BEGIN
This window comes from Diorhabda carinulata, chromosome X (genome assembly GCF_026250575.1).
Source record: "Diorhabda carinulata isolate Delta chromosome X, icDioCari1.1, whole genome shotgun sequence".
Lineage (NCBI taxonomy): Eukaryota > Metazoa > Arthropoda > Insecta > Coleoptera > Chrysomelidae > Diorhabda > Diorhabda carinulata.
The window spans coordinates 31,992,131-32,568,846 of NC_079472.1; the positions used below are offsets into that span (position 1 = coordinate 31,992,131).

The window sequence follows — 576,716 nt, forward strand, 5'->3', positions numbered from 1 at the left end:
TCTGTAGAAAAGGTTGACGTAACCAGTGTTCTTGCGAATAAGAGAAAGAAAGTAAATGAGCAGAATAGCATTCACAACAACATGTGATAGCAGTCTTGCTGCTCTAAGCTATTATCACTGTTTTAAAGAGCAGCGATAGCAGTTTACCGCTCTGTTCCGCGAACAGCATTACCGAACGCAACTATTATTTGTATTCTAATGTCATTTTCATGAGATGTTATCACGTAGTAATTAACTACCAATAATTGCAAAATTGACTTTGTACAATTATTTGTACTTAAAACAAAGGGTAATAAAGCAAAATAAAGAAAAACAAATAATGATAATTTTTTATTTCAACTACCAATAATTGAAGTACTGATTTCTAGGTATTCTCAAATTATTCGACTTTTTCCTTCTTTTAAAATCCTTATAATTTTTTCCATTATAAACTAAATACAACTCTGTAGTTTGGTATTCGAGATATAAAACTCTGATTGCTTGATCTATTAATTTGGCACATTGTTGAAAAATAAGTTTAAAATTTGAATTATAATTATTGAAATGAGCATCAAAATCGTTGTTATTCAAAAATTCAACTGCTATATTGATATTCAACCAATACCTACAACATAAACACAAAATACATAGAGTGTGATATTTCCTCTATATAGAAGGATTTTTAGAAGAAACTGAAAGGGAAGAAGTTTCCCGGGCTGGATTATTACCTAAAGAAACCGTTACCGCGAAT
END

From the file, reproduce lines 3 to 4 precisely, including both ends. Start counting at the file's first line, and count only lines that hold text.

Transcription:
Lineage (NCBI taxonomy): Eukaryota > Metazoa > Arthropoda > Insecta > Coleoptera > Chrysomelidae > Diorhabda > Diorhabda carinulata.
The window spans coordinates 31,992,131-32,568,846 of NC_079472.1; the positions used below are offsets into that span (position 1 = coordinate 31,992,131).